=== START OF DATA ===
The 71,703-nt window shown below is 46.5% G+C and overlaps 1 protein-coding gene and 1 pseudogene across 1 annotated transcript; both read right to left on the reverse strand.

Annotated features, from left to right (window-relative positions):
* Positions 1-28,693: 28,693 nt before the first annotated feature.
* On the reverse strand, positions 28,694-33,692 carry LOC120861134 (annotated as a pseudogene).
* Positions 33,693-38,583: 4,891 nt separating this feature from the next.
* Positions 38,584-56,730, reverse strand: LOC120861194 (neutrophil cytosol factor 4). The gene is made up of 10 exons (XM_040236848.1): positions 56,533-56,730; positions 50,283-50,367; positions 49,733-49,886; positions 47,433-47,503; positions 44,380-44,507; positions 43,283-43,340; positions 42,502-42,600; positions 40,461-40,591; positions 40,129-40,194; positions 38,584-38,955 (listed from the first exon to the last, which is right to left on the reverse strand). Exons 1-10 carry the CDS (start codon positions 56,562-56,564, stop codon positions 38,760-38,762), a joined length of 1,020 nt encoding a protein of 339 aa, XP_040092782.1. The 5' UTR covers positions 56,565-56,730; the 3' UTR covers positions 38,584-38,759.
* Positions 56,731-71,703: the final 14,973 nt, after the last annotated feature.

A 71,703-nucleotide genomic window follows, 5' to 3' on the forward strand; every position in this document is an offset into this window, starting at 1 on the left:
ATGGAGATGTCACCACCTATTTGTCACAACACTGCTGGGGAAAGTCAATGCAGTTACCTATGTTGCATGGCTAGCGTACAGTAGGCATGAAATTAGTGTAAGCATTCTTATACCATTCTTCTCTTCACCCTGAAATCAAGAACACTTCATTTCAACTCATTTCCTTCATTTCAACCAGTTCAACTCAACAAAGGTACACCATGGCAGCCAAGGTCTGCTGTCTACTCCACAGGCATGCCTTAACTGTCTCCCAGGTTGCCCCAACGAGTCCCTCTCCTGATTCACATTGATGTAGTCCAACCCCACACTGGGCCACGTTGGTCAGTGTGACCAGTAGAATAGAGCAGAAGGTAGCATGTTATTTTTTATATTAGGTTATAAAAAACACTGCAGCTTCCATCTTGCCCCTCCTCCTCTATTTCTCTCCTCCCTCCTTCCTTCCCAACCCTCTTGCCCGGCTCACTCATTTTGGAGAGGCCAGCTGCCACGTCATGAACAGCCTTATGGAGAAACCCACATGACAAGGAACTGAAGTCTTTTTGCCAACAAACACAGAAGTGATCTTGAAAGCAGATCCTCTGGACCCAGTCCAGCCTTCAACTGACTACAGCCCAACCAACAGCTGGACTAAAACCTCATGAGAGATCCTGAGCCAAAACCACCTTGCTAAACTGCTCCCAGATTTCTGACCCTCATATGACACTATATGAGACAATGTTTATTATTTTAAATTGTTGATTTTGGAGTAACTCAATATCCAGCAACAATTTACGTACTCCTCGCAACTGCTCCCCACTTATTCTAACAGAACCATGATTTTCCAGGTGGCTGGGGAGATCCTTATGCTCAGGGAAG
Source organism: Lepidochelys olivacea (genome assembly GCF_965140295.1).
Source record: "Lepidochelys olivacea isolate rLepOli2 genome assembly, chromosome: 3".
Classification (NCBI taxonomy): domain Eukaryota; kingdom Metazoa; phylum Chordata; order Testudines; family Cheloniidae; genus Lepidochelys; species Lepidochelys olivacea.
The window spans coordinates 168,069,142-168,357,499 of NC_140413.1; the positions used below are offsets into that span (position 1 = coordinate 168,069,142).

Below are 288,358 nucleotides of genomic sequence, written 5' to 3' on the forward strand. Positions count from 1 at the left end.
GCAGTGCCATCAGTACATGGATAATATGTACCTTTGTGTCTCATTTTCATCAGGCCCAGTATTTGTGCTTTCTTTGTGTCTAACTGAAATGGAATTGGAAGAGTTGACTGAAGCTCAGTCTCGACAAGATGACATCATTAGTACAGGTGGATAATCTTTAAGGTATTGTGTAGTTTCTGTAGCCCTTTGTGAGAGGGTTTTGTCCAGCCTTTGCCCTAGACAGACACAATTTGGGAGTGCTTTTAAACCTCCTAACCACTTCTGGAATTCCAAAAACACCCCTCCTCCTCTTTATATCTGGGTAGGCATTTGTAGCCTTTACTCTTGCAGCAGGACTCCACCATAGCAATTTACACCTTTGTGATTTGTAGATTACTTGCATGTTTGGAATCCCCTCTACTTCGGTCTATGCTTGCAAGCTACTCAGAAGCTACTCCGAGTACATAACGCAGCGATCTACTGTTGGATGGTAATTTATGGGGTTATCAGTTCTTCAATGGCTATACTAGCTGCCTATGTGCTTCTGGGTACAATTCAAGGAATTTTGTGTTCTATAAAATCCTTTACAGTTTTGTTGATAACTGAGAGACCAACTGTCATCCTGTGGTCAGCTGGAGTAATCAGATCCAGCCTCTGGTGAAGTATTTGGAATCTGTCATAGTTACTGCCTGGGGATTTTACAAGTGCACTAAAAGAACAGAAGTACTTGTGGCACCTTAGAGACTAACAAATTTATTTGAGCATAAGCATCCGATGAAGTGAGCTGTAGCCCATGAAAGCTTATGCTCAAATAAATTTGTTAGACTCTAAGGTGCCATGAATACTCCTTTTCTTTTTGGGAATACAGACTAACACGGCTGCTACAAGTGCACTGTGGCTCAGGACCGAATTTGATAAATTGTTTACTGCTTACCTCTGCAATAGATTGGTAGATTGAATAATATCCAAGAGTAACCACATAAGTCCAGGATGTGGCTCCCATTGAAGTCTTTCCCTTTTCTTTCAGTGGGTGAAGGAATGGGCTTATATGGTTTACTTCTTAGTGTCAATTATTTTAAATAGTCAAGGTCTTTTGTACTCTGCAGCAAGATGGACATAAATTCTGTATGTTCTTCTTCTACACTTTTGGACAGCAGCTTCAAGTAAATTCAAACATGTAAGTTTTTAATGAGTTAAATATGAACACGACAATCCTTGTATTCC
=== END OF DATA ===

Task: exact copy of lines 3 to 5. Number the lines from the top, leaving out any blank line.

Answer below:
* Positions 1-28,693: 28,693 nt before the first annotated feature.
* On the reverse strand, positions 28,694-33,692 carry LOC120861134 (annotated as a pseudogene).
* Positions 33,693-38,583: 4,891 nt separating this feature from the next.